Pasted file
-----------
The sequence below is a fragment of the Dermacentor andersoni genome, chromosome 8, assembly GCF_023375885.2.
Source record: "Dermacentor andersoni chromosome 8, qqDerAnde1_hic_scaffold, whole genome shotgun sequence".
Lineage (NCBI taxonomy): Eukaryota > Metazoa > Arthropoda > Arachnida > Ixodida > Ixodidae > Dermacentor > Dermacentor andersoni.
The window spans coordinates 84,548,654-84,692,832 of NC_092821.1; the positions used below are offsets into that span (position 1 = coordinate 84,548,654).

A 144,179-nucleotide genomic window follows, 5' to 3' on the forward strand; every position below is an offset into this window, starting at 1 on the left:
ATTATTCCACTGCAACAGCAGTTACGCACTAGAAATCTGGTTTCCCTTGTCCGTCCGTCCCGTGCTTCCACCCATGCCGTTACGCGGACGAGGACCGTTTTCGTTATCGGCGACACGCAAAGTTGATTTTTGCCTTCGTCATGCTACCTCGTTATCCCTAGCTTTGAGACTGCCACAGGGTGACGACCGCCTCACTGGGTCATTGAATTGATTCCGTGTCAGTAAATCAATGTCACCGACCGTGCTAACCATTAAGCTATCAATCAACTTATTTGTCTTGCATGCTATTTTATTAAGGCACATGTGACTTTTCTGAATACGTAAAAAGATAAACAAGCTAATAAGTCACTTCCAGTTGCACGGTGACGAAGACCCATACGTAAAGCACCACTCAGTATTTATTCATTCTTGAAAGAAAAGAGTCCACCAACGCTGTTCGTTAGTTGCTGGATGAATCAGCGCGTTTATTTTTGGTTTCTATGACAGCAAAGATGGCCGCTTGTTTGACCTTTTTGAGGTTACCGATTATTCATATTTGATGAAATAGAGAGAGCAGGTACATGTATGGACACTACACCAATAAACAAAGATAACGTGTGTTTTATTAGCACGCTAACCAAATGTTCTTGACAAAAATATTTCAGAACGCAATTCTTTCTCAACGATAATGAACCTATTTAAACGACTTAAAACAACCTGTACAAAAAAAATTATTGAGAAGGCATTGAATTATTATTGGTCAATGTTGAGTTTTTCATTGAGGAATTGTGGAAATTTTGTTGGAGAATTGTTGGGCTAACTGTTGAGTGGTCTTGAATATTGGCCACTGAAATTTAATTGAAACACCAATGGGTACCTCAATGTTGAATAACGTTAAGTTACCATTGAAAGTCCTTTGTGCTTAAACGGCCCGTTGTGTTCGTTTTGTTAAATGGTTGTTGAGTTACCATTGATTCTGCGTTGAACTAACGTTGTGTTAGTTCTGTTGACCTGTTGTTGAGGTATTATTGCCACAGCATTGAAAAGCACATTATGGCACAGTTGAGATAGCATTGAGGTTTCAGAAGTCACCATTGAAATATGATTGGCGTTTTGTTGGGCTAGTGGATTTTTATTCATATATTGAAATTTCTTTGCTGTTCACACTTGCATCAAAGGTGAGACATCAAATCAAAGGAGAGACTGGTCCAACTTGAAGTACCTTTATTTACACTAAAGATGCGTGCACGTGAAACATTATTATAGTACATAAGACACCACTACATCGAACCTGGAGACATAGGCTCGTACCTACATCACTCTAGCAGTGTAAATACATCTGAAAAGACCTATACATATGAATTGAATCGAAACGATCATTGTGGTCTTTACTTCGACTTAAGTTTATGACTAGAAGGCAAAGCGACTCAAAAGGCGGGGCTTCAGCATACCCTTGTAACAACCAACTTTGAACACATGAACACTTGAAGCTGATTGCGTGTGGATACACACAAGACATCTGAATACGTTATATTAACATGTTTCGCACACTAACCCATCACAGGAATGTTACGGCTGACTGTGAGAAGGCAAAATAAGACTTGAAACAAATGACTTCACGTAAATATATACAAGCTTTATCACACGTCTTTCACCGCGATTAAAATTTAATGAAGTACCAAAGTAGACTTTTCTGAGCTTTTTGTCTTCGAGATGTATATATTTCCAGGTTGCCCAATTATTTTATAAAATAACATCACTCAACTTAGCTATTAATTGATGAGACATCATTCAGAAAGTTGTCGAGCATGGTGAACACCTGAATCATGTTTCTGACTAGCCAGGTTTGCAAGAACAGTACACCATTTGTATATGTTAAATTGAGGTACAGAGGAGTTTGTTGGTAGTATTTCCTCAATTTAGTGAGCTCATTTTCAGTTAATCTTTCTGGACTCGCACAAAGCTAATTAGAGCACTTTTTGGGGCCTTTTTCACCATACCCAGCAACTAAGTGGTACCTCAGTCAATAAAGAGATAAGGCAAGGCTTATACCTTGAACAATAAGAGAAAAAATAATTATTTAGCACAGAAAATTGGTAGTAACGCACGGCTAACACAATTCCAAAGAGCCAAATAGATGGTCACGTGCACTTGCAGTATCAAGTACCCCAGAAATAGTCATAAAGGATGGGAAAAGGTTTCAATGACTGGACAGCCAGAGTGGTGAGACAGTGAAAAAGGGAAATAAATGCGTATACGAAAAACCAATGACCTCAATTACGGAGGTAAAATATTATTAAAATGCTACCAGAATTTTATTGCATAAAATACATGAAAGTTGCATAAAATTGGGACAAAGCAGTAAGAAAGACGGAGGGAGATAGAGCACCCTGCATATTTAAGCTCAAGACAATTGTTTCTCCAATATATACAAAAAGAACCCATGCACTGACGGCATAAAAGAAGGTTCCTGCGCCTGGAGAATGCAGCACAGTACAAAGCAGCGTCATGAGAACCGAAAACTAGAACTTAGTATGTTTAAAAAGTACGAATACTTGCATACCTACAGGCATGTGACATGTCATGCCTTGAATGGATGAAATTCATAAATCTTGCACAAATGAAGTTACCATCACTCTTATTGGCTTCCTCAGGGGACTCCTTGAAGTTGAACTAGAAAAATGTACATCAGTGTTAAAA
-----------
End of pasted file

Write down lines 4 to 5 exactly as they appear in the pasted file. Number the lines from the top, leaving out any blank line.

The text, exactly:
The window spans coordinates 84,548,654-84,692,832 of NC_092821.1; the positions used below are offsets into that span (position 1 = coordinate 84,548,654).

A 144,179-nucleotide genomic window follows, 5' to 3' on the forward strand; every position below is an offset into this window, starting at 1 on the left: